where and are the critical buckling parameters for uni- and biaxial load, respectively; . The critical buckling loads evaluated by varying the skew angle of the plate and volume fraction index and considering mechanical loads (uni- and biaxial compressive loads) are shown in Table 6 for 100. The efficacy of the present formulation is demonstrated by comparing our results with those in [14]. It can be seen that increasing the gradient index decreases the critical buckling load. A very good agreement in the results can be observed. It is also observed that the decrease in the critical value is significant for the material gradient index and that further increase in yields less reduction in the critical value, irrespective of the skew angle. The effect of the plate aspect ratio and the gradient index on the critical buckling load is shown in Figure 7 for a simply supported FGM plate under uniaxial mechanical load. It is observed that the combined effect of increasing the gradient index and the plate aspect ratio is to lower the critical buckling load. Table 7 presents the critical buckling parameter for a simply supported FGM with a centrally located circular cutout with 0.2. It can be seen that the present formulation yields comparable results. The effect of increasing the gradient index is to lower the critical buckling load. This can be attributed to the stiffness degradation due to increase in the metallic volume fraction. Figure 8 shows the influence of a centrally located circular cutout and the gradient index on the critical buckling load under two different boundary conditions, namely, all edges simply supported and all edges clamped. In this case, the plate is subjected to a uniaxial compressive load. It can be seen that increasing the gradient index decreases the critical buckling load due to increasing metallic volume fraction, whilst increasing the cutout radius decreases the critical buckling load in the case of simply supported boundary conditions. This can be attributed to the stiffness degradation due to the presence of a cutout and the simply supported boundary condition. In case of the clamped boundary condition, the critical buckling load first decreases with increasing cutout radius due to stiffness degradation. Upon further increase, the critical buckling load increases. This is because the clamped boundary condition adds stiffness to the system which overcomes the stiffness reduction due to the presence of a cutout.

*Thermal Buckling.* The thermal buckling behaviour of simply supported functionally graded skew plate is studied next. The top surface is ceramic rich and the bottom surface is metal rich. The FGM plate considered here consists of aluminum and alumina. Young’s modulus, the thermal conductivity, and the coefficient of thermal expansion for alumina are 380 GPa, 10.4 W/mK, and 1/°C and for aluminum 70 GPa, 204 W/mK, and 1/°C, respectively. Poisson’s ratio is chosen as constant, 0.3. The temperature rise of 5°C in the metal-rich surface of the plate is assumed in the present study. In addition to nonlinear temperature distribution across the plate thickness, the linear case is also considered in the present analysis by truncating the higher order terms in (25). The plate is of uniform thickness and simply supported on all four edges. Table 8 shows the convergence of the critical buckling temperature with mesh size for different gradient index, . It can be seen that the results from the present formulation are in very good agreement with the available solution. The influence of the plate aspect ratio and the skew angle on the critical buckling temperature for a simply supported square FGM plate are shown in Figures 9 and 10. It is seen that increasing the plate aspect ratio decreases the critical buckling temperature for both linear and nonlinear temperature distribution through the thickness. The critical buckling temperature increases with increase in the skew angle. The influence of the gradient index is also shown in Figure 10. It is seen that with increasing gradient index, , the critical buckling temperature decreases. This is due to the increase in the metallic volume fraction that degrades the overall stiffness of the structure. Figure 11 shows the influence of the cutout radius and the material gradient index on the critical buckling temperature. Both linear and nonlinear temperature distribution through the thickness are assumed. Again, it is seen that the combined effect of increasing the gradient index and the cutout radius is to lower the buckling temperature. For gradient index 0, there is no difference between the linear and the nonlinear temperature distribution through the thickness as the material is homogeneous through the thickness, while, for , the material is heterogeneous through the thickness with different thermal property.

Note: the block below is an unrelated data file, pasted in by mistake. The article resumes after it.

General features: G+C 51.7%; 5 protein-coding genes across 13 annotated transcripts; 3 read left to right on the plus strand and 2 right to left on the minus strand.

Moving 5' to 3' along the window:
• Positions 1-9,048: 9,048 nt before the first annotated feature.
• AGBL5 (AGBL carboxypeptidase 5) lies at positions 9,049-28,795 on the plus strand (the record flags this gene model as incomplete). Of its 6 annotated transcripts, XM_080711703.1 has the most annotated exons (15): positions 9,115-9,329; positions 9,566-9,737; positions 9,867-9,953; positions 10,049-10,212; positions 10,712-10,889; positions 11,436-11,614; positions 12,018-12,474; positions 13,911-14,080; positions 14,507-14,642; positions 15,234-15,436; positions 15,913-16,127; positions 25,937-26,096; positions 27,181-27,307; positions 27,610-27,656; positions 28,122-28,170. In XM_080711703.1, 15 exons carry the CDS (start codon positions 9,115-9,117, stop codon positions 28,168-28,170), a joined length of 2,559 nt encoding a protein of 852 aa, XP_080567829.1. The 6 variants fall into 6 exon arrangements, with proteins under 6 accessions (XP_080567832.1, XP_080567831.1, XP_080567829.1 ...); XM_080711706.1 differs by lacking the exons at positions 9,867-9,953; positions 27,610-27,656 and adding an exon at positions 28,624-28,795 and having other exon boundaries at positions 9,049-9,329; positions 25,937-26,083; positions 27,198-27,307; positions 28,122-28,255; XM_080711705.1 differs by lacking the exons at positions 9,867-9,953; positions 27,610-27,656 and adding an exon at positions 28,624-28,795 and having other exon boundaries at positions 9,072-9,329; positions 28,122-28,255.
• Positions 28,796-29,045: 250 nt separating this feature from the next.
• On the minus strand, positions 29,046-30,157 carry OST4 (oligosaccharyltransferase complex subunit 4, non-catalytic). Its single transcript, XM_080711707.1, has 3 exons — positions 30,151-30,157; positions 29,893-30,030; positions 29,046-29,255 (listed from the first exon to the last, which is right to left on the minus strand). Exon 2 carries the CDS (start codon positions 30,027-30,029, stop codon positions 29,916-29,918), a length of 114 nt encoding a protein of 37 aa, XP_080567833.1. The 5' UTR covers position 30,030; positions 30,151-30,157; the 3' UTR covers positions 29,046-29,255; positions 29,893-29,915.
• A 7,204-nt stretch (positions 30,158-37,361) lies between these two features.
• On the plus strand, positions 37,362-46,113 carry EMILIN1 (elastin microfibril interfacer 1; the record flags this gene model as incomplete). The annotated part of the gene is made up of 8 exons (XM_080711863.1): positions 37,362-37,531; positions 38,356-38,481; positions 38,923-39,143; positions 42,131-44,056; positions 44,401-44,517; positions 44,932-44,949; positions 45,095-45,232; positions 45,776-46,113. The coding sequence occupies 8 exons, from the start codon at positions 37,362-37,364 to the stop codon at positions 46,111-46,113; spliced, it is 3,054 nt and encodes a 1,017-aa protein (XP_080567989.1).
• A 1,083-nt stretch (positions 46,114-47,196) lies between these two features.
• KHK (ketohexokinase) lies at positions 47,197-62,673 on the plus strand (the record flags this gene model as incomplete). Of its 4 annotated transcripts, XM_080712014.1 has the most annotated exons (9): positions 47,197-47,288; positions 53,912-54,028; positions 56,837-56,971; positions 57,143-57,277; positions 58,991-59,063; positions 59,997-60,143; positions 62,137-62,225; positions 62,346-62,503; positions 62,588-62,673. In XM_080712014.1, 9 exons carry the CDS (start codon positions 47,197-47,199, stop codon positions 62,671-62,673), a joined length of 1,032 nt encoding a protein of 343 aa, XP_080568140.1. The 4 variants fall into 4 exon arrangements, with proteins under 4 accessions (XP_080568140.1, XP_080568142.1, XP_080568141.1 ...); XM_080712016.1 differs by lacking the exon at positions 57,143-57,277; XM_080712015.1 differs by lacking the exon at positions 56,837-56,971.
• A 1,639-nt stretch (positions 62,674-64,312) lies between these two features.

#### 5. Conclusion

In this paper, we applied the cell-based smoothed finite element method with discrete shear gap technique to study the static and the dynamic response of functionally graded materials. The first-order shear deformation theory was used to describe the plate kinematics. The efficiency and accuracy of the present approach is demonstrated with few numerical examples. This improved finite element technique shows insensitivity to shear locking and produces excellent results in static bending, free vibration, and buckling of functionally graded plates.

#### Conflict of Interests

The authors declare that there is no conflict of interests regarding the publication of this paper.

#### Acknowledgment

S. Natarajan would like to acknowledge the financial support of the School of Civil and Environmental Engineering, University of New South Wales, for his research fellowship since September 2012.